BALTIMORE (September 3, 2019) – The Maryland State Department of Education (MSDE) this year received a one-year federal Preschool Development Birth through Five (PDG B-5) Grant, designed to help the State develop a plan to better utilize existing federal, state, local, and non-governmental resources to improve delivery of services for young children and their families. This grant will also help increase the number of children in high-quality early care and education (ECE) programs.
The grant funded a statewide, comprehensive needs assessment that gathered input from early childhood stakeholders around the state—parents, child care providers, and school and community partners. The Needs Assessment process, implemented throughout the spring of this year, involved several activities designed to maximize stakeholder input, including 18 town hall meetings across the State; 17 regional focus groups; and surveys.
“We must adapt and evolve to address these needs—especially for low-income and underserved families— to strengthen collaboration, improve program awareness and increase access,” said Steven Hicks, Assistant State Superintendent of the Division of Early Childhood. “The needs assessment is just one of the ways improve educational opportunities for our youngest learners and give our children the start they deserve.”
The Needs Assessment findings have been compiled into two reports that are released today. These findings will be used to inform the development of the State’s early childhood strategic plan.
Some of the key findings from the Needs Assessment are:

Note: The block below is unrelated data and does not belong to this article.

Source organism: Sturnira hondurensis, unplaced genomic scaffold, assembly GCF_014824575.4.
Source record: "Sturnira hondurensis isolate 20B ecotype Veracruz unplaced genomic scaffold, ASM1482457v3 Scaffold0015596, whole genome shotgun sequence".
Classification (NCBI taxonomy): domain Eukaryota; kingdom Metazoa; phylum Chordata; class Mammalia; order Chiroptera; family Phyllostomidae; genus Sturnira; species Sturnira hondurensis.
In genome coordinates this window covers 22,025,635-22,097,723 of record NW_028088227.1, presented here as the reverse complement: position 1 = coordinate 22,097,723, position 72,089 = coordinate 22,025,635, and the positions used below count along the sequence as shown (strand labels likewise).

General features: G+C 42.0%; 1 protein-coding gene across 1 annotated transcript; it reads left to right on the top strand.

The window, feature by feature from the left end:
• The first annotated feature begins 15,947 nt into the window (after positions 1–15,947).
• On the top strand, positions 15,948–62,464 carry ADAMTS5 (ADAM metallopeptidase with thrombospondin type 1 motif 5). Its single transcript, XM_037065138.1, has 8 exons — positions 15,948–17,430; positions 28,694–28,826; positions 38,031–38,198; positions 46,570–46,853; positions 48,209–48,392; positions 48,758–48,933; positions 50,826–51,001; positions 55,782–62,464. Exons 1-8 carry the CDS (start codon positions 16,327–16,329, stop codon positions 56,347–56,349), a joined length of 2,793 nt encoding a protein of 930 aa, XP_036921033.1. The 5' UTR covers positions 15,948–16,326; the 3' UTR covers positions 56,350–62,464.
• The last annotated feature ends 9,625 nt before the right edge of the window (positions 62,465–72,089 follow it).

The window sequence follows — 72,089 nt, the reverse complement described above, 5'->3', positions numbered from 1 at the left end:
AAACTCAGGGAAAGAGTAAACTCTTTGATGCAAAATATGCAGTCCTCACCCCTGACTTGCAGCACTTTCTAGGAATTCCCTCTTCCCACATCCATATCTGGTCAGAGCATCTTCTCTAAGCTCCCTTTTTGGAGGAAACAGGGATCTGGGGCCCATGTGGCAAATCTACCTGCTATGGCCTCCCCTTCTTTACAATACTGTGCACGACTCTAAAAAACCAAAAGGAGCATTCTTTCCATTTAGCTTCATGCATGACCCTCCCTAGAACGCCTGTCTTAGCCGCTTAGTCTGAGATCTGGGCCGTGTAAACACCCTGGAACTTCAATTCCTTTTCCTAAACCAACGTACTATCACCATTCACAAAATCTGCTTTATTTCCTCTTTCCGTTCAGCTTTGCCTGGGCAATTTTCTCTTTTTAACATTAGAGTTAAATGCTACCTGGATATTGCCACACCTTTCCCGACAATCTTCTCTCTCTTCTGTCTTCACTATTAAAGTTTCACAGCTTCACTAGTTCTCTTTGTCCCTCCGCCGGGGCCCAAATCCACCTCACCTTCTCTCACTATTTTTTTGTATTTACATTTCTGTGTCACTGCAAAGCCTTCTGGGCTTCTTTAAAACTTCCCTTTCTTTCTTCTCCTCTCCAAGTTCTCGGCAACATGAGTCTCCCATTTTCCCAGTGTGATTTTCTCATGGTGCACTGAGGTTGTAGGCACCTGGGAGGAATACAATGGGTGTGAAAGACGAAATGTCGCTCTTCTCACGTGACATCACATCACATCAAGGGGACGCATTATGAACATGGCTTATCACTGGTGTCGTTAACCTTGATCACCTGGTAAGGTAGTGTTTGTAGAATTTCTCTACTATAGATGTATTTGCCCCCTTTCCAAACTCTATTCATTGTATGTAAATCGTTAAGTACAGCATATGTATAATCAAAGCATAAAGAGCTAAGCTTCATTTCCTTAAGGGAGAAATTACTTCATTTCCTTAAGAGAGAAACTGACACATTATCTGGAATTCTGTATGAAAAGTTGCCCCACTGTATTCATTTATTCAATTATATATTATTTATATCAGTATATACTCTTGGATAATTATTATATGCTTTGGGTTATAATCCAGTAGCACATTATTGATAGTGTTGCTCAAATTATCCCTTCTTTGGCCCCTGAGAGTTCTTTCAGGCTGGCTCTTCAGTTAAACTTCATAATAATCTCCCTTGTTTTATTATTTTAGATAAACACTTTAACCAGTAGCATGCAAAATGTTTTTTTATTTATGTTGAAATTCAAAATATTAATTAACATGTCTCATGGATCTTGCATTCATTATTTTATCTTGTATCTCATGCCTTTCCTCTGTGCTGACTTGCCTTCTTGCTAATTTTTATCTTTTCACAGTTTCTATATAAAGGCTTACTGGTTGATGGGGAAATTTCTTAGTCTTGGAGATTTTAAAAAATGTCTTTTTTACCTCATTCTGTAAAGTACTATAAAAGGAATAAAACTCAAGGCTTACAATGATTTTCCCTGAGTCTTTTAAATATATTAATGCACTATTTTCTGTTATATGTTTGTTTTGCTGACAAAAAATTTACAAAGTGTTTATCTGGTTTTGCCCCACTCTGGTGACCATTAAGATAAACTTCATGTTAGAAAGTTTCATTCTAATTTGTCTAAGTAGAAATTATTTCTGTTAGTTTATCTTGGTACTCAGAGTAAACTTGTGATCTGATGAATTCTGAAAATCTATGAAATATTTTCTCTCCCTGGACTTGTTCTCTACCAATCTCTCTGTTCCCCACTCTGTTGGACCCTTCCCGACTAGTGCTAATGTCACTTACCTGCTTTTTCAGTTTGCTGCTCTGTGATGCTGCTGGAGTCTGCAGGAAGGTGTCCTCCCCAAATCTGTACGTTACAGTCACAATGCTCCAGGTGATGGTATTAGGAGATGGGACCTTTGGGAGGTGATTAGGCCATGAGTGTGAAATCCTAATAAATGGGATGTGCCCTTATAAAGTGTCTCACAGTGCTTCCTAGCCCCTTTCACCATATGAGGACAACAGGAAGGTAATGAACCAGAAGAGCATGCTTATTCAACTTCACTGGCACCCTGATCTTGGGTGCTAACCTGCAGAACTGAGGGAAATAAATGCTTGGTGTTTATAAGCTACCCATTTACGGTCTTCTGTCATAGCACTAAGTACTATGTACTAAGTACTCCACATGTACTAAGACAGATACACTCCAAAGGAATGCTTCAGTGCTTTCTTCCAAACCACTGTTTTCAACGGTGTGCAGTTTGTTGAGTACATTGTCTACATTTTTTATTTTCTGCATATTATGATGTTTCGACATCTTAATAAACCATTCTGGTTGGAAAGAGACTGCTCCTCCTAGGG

- Many Marylanders experience limited access to ECE services, especially vulnerable families including families of children with special needs, families of English Learners (ELs), immigrant families, low-income families, and families living in rural areas.
- Families struggle to navigate the ECE system, and parents often do not know about programs and services available to them.
- Despite efforts to improve the coordination of Maryland’s ECE programs, the system is still fragmented.
- Improving parent awareness of services can help with ECE services access.
- ECE professionals experience access barriers to teacher preparation and professional development programs, which leads to a shortage of qualified staff across the state.
- Data-driven decision making is made more difficult by gaps in coordinated data systems.
The reports, as well as executive summaries, are available by following this link: https://earlychildhood.marylandpublicschools.org/pdg-b-5-findings-and-reports.
MSDE, in collaboration with the Maryland Department of Health and the Maryland Department of Human Services, will host four Community Roundtables across the state to begin the process of developing a 5-year comprehensive strategic plan for Maryland’s ECE system with interested stakeholders on the following dates:
• September 6: Frederick County
• September 13: Talbot County
• September 16: Prince Georges County
• September 17: Baltimore City
Each session will run from 9:30am to 12:00pm and will include the same content and activities. A light breakfast will be served. Register to attend a session at: https://forms.gle/